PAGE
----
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The purpose of this qualitative, phenomenological study was to better understand parents? experiences of bonding with their babies in utero and after birth, and to discover the relevance of a prenatal and perinatal psychology (PPN) based bonding class in this process. Five couples were recruited from prenatal parenting classes in Santa Barbara, CA, and interviewed in person 2-6 months after giving birth. Benefits of the class for the parents included developing awareness of the consciousness of unborn babies, learning methods for bonding prenatally, and finding ways to communicate with a newborn. Suggestions for the future included offering tips for healing after a traumatic birth, normalizing the postpartum period, and easing the pressure prospective and new parents feel. This underscores the necessity of PPN educators using sensitivity and creativity in imparting this new perspective.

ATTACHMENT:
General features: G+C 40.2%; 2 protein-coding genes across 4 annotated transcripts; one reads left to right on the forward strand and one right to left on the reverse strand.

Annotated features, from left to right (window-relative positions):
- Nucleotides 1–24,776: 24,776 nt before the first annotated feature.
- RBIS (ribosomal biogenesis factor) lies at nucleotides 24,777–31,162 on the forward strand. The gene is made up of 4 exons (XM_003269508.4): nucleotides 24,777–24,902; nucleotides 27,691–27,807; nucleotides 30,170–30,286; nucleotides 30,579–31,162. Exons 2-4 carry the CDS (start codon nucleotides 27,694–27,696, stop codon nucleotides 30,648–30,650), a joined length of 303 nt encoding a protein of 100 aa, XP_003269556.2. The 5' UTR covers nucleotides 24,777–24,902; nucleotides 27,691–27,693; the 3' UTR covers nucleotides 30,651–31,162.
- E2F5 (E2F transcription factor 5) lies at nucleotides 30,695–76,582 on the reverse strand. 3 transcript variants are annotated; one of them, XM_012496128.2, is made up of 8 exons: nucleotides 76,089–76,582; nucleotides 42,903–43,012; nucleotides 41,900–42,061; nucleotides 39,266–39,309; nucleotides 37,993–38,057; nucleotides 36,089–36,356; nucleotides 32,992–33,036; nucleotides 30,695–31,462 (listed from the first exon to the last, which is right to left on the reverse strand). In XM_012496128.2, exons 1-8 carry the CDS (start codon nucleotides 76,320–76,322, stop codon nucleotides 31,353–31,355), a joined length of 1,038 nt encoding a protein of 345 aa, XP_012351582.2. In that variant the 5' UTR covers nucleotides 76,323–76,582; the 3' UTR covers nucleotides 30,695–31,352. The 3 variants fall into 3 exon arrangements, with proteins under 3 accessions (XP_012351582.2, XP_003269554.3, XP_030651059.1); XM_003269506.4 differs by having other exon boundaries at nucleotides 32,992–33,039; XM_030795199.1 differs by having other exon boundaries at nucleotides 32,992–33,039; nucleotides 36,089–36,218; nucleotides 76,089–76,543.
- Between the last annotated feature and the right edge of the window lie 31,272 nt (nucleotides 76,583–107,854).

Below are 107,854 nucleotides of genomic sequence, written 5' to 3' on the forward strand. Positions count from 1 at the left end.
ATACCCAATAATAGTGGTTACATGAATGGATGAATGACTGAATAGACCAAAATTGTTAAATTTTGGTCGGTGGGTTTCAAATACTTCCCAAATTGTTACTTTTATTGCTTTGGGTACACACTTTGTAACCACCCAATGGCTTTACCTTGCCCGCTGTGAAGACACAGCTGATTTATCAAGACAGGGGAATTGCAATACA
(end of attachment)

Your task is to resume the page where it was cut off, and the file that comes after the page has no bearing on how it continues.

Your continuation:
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JOURNAL OF PRENATAL AND PERINATAL PSYCHOLOGY AND HEALTH publishes research and clinical articles from the cutting edge of the science of prenatal and perinatal psychology and health. The journal, published quarterly since 1986, is dedicated to the in-depth exploration human reproduction and pregnancy and the mental and emotional development of the unborn and newborn child.

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